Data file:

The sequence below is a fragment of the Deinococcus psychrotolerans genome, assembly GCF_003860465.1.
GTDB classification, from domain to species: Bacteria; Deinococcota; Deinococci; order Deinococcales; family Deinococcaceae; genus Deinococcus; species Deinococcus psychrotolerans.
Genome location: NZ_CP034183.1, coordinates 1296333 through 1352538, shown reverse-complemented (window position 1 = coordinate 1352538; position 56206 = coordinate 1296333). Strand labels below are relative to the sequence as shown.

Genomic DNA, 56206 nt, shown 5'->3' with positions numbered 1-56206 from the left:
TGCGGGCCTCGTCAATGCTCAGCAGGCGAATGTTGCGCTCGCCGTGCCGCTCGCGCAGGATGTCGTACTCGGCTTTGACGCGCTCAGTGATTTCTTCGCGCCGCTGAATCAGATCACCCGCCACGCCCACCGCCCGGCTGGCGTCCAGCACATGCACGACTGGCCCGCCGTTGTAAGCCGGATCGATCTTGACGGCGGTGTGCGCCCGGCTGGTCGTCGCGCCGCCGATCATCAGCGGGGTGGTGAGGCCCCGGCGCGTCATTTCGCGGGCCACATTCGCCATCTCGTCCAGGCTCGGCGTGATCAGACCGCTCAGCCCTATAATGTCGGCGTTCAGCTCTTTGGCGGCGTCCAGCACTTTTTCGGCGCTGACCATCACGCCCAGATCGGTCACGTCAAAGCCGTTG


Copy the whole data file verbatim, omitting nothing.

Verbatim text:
The sequence below is a fragment of the Deinococcus psychrotolerans genome, assembly GCF_003860465.1.
GTDB classification, from domain to species: Bacteria; Deinococcota; Deinococci; order Deinococcales; family Deinococcaceae; genus Deinococcus; species Deinococcus psychrotolerans.
Genome location: NZ_CP034183.1, coordinates 1296333 through 1352538, shown reverse-complemented (window position 1 = coordinate 1352538; position 56206 = coordinate 1296333). Strand labels below are relative to the sequence as shown.

Genomic DNA, 56206 nt, shown 5'->3' with positions numbered 1-56206 from the left:
TGCGGGCCTCGTCAATGCTCAGCAGGCGAATGTTGCGCTCGCCGTGCCGCTCGCGCAGGATGTCGTACTCGGCTTTGACGCGCTCAGTGATTTCTTCGCGCCGCTGAATCAGATCACCCGCCACGCCCACCGCCCGGCTGGCGTCCAGCACATGCACGACTGGCCCGCCGTTGTAAGCCGGATCGATCTTGACGGCGGTGTGCGCCCGGCTGGTCGTCGCGCCGCCGATCATCAGCGGGGTGGTGAGGCCCCGGCGCGTCATTTCGCGGGCCACATTCGCCATCTCGTCCAGGCTCGGCGTGATCAGACCGCTCAGCCCTATAATGTCGGCGTTCAGCTCTTTGGCGGCGTCCAGCACTTTTTCGGCGCTGACCATCACGCCCAGATCGGTCACGTCAAAGCCGTTG